Helen Butler, the executive director of the Georgia Coalition for the People’s Agenda, a civil rights group that works on expanding voter access, questioned why Republicans were suddenly interested in restricting access to vote by mail. “I’m just gonna be honest, more white people used vote by mail than people of color, because they didn’t trust the process — now that we’ve got them trusting the process, now they want to go in and change the rules,” she told the Guardian earlier this month.
Backlash following the 2020 election underscores how severely the party is willing to cut off access to the ballot amid signs of a changing electorate
In Texas, which already has some of the most stringent rules around voting in the country, lawmakers have pre-filed several bills with new restrictions. One bill would prevent state officials from sending out applications to vote by mail. The measure comes after election officials in Harris county tried to mail applications to all 2.4 million registered voters in the county.
“There are differently going to be those same efforts, like we saw during the election, to combat what local election administrators are doing to try and innovate to try and make voting more convenient and safer,” said Anthony Gutierrez, the executive director of Common Cause Texas, a government watchdog group. “Texas is always on the cutting edge of finding new ways to suppress the vote.”
Another measure would require state officials to investigate anyone who casts a ballot while swearing they don’t have an acceptable form of photo identification (something currently allowed under Texas law). The same bill would require the state to regularly compare its voter rolls with a Department of Homeland Security data to try and find registered non-citizens, a process that has been shown to be inaccurate in the past. In 2019, Texas officials announced they had found nearly 100,000 non-citizens on its voter rolls, but were forced to retract that accusation once the data was shown to be inaccurate.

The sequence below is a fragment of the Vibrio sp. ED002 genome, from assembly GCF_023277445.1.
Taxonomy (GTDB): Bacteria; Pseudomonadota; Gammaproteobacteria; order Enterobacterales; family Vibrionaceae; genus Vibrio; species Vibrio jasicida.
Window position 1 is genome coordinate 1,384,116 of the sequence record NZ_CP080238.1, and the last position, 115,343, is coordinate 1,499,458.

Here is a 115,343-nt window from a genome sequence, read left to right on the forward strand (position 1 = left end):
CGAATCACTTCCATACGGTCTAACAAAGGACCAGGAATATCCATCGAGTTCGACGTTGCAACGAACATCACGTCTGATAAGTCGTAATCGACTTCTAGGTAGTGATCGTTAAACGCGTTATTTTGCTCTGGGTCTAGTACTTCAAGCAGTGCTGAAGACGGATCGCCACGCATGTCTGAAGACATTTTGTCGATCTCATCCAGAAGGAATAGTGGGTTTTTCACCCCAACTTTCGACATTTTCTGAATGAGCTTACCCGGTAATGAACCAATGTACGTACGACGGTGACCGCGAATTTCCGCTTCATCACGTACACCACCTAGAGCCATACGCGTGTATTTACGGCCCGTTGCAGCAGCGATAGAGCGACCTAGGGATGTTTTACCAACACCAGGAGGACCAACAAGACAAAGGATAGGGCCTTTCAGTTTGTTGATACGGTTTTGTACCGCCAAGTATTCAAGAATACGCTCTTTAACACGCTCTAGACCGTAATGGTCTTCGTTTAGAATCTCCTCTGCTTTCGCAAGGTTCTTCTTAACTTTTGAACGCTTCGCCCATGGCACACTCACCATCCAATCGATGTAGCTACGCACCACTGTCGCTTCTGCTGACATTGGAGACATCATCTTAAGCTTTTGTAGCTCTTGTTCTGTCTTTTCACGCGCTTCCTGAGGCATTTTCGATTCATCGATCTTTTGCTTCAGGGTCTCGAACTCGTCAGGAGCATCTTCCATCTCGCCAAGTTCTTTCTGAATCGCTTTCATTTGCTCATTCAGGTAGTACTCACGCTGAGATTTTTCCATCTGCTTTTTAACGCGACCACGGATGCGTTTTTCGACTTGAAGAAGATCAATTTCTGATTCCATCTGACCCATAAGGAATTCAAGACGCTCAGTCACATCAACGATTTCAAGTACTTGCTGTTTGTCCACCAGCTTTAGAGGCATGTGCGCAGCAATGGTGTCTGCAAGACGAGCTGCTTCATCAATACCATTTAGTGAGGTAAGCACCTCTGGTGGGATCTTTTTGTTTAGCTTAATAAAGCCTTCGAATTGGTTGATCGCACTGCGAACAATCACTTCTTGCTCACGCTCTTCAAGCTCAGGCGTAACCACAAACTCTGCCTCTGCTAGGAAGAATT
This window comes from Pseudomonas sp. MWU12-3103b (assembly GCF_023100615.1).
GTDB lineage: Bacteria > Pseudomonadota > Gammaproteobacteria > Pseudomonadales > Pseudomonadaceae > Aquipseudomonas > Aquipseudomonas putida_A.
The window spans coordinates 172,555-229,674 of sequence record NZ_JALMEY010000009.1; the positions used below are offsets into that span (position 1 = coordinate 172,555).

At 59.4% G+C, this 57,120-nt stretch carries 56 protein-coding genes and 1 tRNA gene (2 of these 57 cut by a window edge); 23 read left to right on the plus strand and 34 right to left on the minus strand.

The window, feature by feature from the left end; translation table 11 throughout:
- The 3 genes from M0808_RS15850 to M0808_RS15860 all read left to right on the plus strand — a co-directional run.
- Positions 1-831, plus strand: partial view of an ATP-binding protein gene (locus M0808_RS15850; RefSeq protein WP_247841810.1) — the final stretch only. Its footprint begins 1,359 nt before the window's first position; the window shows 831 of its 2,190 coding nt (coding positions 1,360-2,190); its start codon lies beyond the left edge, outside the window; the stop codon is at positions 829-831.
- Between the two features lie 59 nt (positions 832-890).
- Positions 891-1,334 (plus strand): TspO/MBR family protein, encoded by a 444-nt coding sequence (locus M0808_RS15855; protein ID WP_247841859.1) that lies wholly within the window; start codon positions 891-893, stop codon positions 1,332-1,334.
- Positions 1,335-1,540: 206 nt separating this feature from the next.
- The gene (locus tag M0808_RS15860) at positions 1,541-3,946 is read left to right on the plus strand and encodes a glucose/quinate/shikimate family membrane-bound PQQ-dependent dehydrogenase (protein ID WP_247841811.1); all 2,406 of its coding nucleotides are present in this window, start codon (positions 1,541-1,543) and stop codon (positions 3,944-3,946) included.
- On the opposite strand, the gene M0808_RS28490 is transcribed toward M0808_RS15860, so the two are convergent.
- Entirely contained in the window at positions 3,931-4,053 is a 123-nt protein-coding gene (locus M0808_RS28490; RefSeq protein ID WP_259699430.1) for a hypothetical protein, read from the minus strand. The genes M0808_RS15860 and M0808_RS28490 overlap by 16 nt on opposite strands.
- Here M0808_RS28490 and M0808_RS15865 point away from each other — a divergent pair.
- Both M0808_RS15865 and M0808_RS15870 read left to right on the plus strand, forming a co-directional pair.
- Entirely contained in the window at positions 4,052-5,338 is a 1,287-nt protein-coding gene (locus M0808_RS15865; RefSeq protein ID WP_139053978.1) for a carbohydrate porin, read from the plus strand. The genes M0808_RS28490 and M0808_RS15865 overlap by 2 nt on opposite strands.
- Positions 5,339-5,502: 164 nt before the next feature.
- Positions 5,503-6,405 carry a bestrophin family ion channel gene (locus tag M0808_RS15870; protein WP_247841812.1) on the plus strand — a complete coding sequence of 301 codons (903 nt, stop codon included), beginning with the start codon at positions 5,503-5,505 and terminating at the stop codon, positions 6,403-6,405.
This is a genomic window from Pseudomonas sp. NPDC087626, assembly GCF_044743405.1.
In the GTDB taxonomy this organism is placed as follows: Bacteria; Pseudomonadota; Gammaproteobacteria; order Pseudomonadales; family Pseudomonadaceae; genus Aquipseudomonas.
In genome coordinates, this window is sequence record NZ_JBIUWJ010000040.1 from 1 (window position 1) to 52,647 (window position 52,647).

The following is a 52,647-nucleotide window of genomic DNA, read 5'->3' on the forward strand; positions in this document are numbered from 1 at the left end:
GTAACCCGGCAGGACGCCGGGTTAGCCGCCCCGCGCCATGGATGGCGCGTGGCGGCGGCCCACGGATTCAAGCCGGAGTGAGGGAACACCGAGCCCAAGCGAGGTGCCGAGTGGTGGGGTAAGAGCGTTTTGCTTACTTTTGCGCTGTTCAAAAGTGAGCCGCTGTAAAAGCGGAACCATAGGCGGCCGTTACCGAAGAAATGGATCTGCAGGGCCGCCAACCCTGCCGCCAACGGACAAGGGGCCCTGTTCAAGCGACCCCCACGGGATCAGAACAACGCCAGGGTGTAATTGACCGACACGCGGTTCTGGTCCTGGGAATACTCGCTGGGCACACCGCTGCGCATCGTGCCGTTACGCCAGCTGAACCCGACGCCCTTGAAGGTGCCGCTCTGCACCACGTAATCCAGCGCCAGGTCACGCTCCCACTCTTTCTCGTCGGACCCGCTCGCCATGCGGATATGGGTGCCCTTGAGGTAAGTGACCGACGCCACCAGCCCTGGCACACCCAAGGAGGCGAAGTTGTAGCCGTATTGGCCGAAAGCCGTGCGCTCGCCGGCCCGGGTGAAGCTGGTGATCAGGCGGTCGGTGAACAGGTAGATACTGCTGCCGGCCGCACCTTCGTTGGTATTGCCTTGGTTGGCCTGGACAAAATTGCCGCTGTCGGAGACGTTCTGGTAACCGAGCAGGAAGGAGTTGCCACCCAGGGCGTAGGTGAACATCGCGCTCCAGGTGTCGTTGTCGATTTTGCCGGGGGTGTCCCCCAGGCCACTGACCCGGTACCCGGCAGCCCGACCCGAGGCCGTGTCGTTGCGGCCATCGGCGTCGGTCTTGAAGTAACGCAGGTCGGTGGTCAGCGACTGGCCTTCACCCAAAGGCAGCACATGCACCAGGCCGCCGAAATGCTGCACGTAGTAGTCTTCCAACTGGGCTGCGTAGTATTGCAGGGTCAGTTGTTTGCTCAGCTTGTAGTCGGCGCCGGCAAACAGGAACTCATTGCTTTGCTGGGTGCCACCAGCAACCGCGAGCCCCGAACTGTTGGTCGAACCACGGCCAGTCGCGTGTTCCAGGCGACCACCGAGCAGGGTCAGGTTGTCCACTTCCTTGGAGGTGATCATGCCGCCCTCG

This isn’t the first time that lawmakers have moved to cut off voting access after turnout surged, Pérez said. After the 2008 presidential election, Republicans took control of state legislatures in 2010 and were more likelyto pass voting restrictions in places where there were high minority populations or high turnout among minority voters. “People don’t get threatened about participation levels until they start reaching a certain threshold where they can actually disrupt the power structure,” she said.
Keith Bentele, a professor at the Southwest Institute for Research on Women at the University of Arizona who has studied efforts to restrict voting access, said it was “extremely likely” that Republicans — who will still wield enormous power over state legislatures — would pass new voting restrictions.
“Given the extraordinarily intense amplification of the voter fraud myth by President Trump and allies unfolding currently, it would seem odd if state legislators did not follow through with legislation to address these alleged (and in nearly all cases immaterial) issues of election integrity,” he wrote in an email.
Pérez questioned what kind of message it would send to the American public to see politicians so swiftly restrict access to voting after many people used it for the first time.
“What does it do to the American population to have to see our politicians being so self-serving. So brazen in their attempts to make it harder for people to vote?,” she said. “It’s just gonna tell a really ugly story about America.”